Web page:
It’s tempting to think of a stage manager as a sort of ‘conductor’ of a show: calling out the lighting, sound and technical cues, marshalling the backstage movement of actors, costumes and props. Khym Scott offers another, more prosaic analogy: stage managers are like the flight control centre. However you look at it, they are the people whose hands you’re in every night at the theatre, as they oversee the roll-out of the show from beginning to end, following the vision of the director and designers. If they do their job well – and if there are no technical or human glitches – you’ll never give them a second thought. When things do go wrong, they’re the chief troubleshooter and triage nurse. Scott, who had been involved in high school theatre productions, knew he wanted to be a stage manager by the time he was involved in Sydney University Dramatic Society; he subsequently enrolled in NIDA to refine his craft. Loving theatre, but not loving the spotlight, was part of his decision; he also says, “my skillset suits organising people and things.” There’s something more fundamental at work, however: “I like supporting people – the people who do want to be in the spotlight – to make what they want to happen, happen.” Scott has been assistant stage manager for the Australian Ballet for four years, alongside another ASM and working under the stage manager.

"You have to be quite diplomatic, and attuned to ‘creative temperaments”

The SM/ASM swap roles for each performance: sometimes Scott will be ‘calling the show’ from the wings, through a headset; on ‘ASM’ nights, he’ll be backstage, making sure props, costumes and dancers are in the right place at the right time, and troubleshooting things like missing or dysfunctional pieces. Khym points out that a full-time gig is rare; it’s more common for stage managers to be freelancers. Bigger theatre companies – STC, Griffin and Belvoir – will hire them around the same time they launch their seasons for the following year, but then generally the stage manager will start the job a week before rehearsals commence. As they read the script, they’ll make ‘extractions’ – notes on costumes, props, lighting and sound mentioned within the text, that will be passed on to the director and creative team. They’ll also draw up and distribute the schedule in this first week, and talk to the director and designers about what they want set up for rehearsals. “At every stage of the production, you’re running the engine from behind the scenes, and making sure everything runs smoothly.” Besides being organised, meticulous and a good communicator, he says, “you also have to be quite diplomatic, and attuned to ‘creative temperaments.’” For his first professional gig, Scott was stage manager for This Heaven in Belvoir’s downstairs theatre; because the tech booth is tiny, and the budget and team are small, the stage manager will operate the lights with one hand, the sound with another – and for that show, Scott also had a foot pedal to turn off the Exit signs to achieve a blackout. “You have to be very ‘on’ in those situations, and know the show back to front.” In another Belvoir show, Miss Julie, he was assistant stage manager, and part of his backstage wrangling included loading a gun each night and cooking food that appeared on stage. Director Lee Lewis, who hired Scott to work on her shows at Griffin Theatre Company after working with him on a NIDA student production in 2011, says: “The great stage managers are calm, clear, caring, rigorous, strategic thinkers who are always three steps ahead of everyone else. I think Khym is one of the great ones.” Dee Jefferson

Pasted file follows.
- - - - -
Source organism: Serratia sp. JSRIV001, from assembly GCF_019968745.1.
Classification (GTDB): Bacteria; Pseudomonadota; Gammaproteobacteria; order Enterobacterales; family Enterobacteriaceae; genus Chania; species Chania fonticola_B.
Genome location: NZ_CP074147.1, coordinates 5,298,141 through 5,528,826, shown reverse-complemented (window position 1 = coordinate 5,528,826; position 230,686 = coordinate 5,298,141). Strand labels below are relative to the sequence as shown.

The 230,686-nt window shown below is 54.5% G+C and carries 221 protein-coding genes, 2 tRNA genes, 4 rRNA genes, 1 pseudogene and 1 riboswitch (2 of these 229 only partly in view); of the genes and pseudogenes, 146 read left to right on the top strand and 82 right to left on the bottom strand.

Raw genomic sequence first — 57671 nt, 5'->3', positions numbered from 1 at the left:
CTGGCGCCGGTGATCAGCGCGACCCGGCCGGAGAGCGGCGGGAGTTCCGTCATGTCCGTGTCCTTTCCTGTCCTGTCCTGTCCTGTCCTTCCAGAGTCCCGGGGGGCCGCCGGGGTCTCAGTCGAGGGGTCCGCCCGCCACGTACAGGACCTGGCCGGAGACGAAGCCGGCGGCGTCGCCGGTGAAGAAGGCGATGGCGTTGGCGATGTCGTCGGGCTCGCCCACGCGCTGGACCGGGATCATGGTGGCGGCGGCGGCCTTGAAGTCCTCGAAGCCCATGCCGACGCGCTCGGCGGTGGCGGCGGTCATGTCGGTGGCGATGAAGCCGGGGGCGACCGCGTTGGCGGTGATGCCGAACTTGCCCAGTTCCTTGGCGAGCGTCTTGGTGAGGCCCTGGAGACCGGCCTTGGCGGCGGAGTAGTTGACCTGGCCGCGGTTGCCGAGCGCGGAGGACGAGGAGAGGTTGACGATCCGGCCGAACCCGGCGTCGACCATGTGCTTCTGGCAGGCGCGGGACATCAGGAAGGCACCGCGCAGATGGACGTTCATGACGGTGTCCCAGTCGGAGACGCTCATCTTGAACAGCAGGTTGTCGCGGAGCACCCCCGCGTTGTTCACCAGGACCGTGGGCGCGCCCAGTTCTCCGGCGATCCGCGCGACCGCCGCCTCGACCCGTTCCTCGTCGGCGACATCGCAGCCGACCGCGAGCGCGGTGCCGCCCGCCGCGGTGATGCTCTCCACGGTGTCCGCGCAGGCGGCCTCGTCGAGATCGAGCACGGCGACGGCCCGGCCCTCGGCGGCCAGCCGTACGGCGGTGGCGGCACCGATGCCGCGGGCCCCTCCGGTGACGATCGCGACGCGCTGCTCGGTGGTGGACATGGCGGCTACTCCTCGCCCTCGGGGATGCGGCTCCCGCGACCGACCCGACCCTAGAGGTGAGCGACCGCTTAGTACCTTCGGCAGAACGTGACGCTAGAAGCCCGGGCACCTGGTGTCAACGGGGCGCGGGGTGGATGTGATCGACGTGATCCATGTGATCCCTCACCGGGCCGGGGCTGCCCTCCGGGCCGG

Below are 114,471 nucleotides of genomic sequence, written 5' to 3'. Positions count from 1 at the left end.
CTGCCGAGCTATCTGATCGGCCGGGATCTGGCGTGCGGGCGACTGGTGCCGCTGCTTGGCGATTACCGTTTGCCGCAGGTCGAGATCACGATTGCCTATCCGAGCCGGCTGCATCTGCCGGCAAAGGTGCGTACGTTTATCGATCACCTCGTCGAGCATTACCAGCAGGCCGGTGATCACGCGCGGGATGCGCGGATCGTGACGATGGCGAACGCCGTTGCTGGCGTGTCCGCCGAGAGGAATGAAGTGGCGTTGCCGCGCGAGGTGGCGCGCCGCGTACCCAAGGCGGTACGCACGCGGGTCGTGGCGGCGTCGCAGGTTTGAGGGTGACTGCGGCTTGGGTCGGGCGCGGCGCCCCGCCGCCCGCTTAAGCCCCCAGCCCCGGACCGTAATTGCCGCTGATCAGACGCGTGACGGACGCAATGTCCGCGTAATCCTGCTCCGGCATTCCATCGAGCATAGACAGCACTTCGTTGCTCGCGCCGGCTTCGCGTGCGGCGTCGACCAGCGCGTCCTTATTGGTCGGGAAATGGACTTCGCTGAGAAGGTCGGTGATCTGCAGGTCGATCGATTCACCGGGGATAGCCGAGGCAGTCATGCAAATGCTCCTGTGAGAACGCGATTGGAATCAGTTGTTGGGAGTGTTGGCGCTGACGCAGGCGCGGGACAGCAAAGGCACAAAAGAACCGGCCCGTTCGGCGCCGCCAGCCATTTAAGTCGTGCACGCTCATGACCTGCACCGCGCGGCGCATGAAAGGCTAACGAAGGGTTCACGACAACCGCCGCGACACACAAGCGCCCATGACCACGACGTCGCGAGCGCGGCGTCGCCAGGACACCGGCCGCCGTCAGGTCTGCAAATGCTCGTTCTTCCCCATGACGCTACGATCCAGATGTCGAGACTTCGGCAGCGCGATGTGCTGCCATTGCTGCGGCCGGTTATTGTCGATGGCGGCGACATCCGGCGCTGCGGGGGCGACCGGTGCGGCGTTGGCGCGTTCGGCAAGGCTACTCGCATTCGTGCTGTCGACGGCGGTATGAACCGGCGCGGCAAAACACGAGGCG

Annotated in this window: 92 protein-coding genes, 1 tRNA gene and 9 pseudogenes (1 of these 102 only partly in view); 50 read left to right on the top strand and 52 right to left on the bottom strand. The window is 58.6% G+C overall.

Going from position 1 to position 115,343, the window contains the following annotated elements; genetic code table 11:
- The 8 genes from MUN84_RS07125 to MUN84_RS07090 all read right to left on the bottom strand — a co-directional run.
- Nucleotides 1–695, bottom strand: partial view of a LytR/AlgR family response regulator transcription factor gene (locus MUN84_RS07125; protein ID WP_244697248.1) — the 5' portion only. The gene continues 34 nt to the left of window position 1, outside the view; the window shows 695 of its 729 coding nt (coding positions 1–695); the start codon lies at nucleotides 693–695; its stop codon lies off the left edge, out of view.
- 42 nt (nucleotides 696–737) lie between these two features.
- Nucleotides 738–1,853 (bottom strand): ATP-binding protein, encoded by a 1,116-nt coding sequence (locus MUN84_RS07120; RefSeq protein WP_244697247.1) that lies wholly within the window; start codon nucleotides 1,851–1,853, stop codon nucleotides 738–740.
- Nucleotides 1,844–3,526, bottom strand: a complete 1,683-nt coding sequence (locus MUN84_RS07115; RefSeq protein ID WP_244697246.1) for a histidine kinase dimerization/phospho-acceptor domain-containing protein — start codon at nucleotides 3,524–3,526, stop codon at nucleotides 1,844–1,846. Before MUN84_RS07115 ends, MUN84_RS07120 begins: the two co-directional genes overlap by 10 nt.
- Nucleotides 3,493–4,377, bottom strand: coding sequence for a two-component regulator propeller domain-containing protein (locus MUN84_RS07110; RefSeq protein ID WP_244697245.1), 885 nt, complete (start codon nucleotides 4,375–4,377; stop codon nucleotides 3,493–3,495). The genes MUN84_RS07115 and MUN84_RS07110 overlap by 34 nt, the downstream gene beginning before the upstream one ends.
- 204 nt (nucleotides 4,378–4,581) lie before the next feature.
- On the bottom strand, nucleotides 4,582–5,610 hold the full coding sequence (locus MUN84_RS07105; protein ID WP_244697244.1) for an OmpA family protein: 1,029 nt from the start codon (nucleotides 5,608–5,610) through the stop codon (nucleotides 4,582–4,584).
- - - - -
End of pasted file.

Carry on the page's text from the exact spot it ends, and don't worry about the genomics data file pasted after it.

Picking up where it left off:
See Khym's work in: The Sleeping Beauty
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Photograph: Anna Kucera

Hayley Forward


“When you’re mixing a band, you get to the moment when you get goose bumps. And all of the audience gets goosebumps. You just see the faces, they smile and grin and shake their head like, ‘This is the best experience I’ve ever heard.’ That is it.” For sound engineer Hayley Forward, the moment when an audience is completely transported by what they’re hearing is success. Forward works as a sound engineer, designer, composer and artist for organisations like Sydney Theatre Company, Sydney Symphony Orchestra and Campbelltown Arts Centre, among other independent and smaller projects. The role of a sound engineer is make or break for live performance across forms – be it theatre, classical music or rock’n’roll. It’s a high stress position, managing not only what audiences hear, but in the case of music, what every person on a stage hears – in-ear or via individual speakers. At any one time, Forward may be mixing dozens of inputs together to create multiple outputs. In theatre, that often includes managing individual ‘hairline’ mics (often hidden at the hairline). “Mic’ing the performers is a tricky job: it’s difficult to get a nice, clear sound, because they pick up everything around them – and then the performers’ mics interact with each other. So [the sound engineer] is using faders for every single line of dialogue. And then if it’s a musical, you might have the orchestra on top of that; there’s also playback [of pre-recorded sound].” When things are going right, she says, it’s a perfect balance of science and art. “I’ve always been very creative, had a big imagination. I also just loved the science of things. So it’s from a fluid, sensory, very emotional side, combined with a very technical, precise side.” Kate Britton